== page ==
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More Snow, Postponements in Japan

February 10, 1998

HAKUBA, Japan (AP) _ More than 2 feet of snow in three days blanketed Nagano and its mountains with snow, slush and silence, frustrating athletes and Olympic schedule-makers with an overdose of winter.

For the third straight day, an Alpine event on the Happo’one course was postponed by the storm that piled up 8 new inches of snow overnight. This time, it was the women’s super-G, meaning that it would be at least another 24 hours before an Alpine medal would be awarded.

That annoyed American skiier Picabo Street, who was supposed to make her 1998 Olympic debut in the event Tuesday (Monday night EST).

``You want snow because it’s a winter event, but it’s like `WE’VE GOT ENOUGH NOW, THANK YOU,‴ she said, cupping her hands around her mouth and shouting into the driving snow.

Unlike Monday, however, when more than a foot of new snow wiped out women’s snowboarding and the slalom portion of the men’s combined, both those events got under way.

Rosey Flatcher, the first of four American snowboarders to wipe out on the Mount Yakebitai course, said she was not sure the race should have been run at all.

``I just think for a high-caliber race like this, the snow conditions should be top.″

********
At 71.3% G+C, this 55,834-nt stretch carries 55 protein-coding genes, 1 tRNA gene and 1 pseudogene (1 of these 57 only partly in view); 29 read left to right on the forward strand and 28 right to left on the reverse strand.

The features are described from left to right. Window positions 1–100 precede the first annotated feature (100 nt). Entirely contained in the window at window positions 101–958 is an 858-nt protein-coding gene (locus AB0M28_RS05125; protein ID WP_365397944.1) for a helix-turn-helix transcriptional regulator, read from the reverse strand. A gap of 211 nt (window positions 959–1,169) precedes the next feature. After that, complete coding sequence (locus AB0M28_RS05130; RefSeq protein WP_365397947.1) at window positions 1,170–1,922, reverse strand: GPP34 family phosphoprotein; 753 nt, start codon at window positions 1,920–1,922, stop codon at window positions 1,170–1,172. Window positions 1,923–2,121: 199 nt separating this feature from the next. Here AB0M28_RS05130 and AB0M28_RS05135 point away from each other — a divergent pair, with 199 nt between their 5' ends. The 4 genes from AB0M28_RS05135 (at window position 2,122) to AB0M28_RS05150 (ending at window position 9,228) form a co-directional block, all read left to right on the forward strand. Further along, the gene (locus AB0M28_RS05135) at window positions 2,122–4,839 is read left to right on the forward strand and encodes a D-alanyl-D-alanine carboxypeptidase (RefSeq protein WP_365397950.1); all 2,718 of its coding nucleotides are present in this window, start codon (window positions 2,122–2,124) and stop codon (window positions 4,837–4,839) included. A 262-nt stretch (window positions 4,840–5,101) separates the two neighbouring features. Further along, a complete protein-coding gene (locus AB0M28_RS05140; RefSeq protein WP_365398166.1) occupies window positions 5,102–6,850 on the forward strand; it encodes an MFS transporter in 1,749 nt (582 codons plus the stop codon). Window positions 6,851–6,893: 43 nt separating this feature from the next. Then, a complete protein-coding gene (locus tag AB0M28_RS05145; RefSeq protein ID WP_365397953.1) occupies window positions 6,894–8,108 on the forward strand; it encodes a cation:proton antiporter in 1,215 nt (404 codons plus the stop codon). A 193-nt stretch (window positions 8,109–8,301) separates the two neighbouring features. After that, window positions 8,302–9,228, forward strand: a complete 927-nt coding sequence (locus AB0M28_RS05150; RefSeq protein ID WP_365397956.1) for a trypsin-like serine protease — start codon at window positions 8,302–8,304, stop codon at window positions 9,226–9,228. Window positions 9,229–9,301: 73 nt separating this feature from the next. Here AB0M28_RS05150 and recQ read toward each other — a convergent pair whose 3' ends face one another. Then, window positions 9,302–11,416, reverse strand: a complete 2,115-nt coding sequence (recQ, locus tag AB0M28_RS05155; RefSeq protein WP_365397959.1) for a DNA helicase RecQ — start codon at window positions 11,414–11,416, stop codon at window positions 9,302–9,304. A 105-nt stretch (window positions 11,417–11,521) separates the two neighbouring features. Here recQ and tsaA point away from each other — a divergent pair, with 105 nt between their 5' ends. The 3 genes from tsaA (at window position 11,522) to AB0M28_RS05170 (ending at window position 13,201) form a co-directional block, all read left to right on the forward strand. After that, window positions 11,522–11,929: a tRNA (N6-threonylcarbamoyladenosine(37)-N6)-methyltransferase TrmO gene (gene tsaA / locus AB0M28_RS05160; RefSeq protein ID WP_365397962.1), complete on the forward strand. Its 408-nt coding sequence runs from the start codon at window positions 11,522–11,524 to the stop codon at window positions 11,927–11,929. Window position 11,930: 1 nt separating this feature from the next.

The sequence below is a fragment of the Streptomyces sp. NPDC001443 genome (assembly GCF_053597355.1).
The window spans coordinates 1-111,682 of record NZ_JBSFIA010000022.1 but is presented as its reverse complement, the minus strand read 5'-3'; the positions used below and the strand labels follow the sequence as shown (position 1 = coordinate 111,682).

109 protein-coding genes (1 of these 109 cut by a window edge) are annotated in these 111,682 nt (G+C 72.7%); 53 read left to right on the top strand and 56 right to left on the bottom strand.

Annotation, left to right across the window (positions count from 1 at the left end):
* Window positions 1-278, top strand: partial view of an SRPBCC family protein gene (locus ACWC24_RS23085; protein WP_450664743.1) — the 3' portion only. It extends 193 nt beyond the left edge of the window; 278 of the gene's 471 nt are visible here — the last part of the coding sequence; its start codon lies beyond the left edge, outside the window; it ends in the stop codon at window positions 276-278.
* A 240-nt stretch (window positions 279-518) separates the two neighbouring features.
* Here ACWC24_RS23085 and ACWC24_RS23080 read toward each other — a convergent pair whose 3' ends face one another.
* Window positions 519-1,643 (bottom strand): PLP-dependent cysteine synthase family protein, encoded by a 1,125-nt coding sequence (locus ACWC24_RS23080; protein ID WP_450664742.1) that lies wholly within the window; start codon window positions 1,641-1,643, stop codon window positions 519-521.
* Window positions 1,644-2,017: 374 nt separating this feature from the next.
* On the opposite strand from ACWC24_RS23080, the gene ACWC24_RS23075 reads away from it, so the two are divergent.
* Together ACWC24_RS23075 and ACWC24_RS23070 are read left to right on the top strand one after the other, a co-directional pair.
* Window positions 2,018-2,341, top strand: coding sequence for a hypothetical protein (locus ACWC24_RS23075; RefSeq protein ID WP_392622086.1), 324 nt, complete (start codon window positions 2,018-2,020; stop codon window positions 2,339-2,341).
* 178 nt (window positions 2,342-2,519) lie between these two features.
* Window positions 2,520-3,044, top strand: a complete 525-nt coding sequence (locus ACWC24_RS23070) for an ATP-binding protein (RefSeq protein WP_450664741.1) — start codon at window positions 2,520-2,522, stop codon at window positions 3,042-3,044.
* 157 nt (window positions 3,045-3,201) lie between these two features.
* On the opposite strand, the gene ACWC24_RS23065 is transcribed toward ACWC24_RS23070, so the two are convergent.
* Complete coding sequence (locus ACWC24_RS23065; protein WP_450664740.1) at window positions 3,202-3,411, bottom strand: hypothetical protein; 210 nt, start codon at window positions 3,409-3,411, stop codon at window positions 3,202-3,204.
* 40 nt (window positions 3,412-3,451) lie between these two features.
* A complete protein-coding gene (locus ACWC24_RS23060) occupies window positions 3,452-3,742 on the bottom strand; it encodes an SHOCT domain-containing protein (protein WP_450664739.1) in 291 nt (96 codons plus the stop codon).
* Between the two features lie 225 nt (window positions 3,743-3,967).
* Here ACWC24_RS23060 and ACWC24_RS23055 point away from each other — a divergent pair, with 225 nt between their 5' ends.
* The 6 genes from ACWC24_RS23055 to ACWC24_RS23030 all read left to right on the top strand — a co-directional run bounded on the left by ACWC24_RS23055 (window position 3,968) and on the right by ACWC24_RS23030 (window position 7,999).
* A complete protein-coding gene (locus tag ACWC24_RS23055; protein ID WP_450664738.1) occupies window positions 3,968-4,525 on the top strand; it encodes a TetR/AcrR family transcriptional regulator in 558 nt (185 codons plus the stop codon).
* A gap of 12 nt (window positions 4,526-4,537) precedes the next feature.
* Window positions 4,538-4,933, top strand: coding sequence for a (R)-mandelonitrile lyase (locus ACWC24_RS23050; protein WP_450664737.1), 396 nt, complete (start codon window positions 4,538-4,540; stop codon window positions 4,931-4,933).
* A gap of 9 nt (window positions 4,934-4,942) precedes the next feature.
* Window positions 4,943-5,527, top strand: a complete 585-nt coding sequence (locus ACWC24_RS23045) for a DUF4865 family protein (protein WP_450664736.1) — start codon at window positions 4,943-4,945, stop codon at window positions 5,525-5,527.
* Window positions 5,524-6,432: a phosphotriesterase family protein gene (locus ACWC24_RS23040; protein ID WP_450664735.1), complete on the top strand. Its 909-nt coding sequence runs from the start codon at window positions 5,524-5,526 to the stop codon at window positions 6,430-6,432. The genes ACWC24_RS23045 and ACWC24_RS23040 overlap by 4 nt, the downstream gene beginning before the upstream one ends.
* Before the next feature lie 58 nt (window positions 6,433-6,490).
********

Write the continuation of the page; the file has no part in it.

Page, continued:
On the Happo’one course, drifts piled up on empty bleachers, heavy equipment crawled along to groom the ski runs, and soldiers labored with bright yellow shovels to clear snow from safety areas along Day-Glo orange fencing.

About 5 inches blanketed downtown Nagano, where only last week streets and sidewalks were dry and it was difficult to find any remnants of previous snowfalls.

Snowplows were out in force, clearing the roads for the many buses snaking through the Olympic city. Ko Yamaguchi, spokesman for the organizing committee, said snowplows and work teams are mobilized whenever there is a threat of 2 1/2 inches or more of snow.

Olympic organizers said there was plenty of room in the schedule to accommodate the postponements.

``As the IOC, we are confident,″ said spokeswoman Michele Verdier. ``There is nothing abnormal or unusual. The Winter Games are held on snow and ice.″

``We are confident that all the program will be held,″ she added. ``We still have many days to go before the competitions are to end.″

Organizing committee spokesman Ko Yamaguchi said refunds would be given to people holding tickets to postponed events. The decision was made because the disruption caused by the weather ``has been greater than expected.″

Thirty minutes before the men’s combined got under way on Happo’one, there were just three people at the finish line. One of them, a Japanese woman, waved a tiny plastic Swiss flag and held a sign that said ``Go Bruno Kernin.″

Kernin tumbled off the course on the first run and was out of the race.

The heavy snowfall greatly reduced visibility and made it tough for the men’s combined skiers to turn sharply around the 55 gates on the course.

The combined slalom is just half of the combined event, which also includes a downhill. The combined downhill is set for Thursday (Wednesday night EST).

There was no immediate word on when the women’s super-G would be rescheduled.

The men’s downhill, which was wiped out by snow and fog on Sunday, was still planned for Wednesday (Tuesday night EST).

The snow was expected to continue all day in the mountains, and Yamaguchi said more might be on the way for the weekend.

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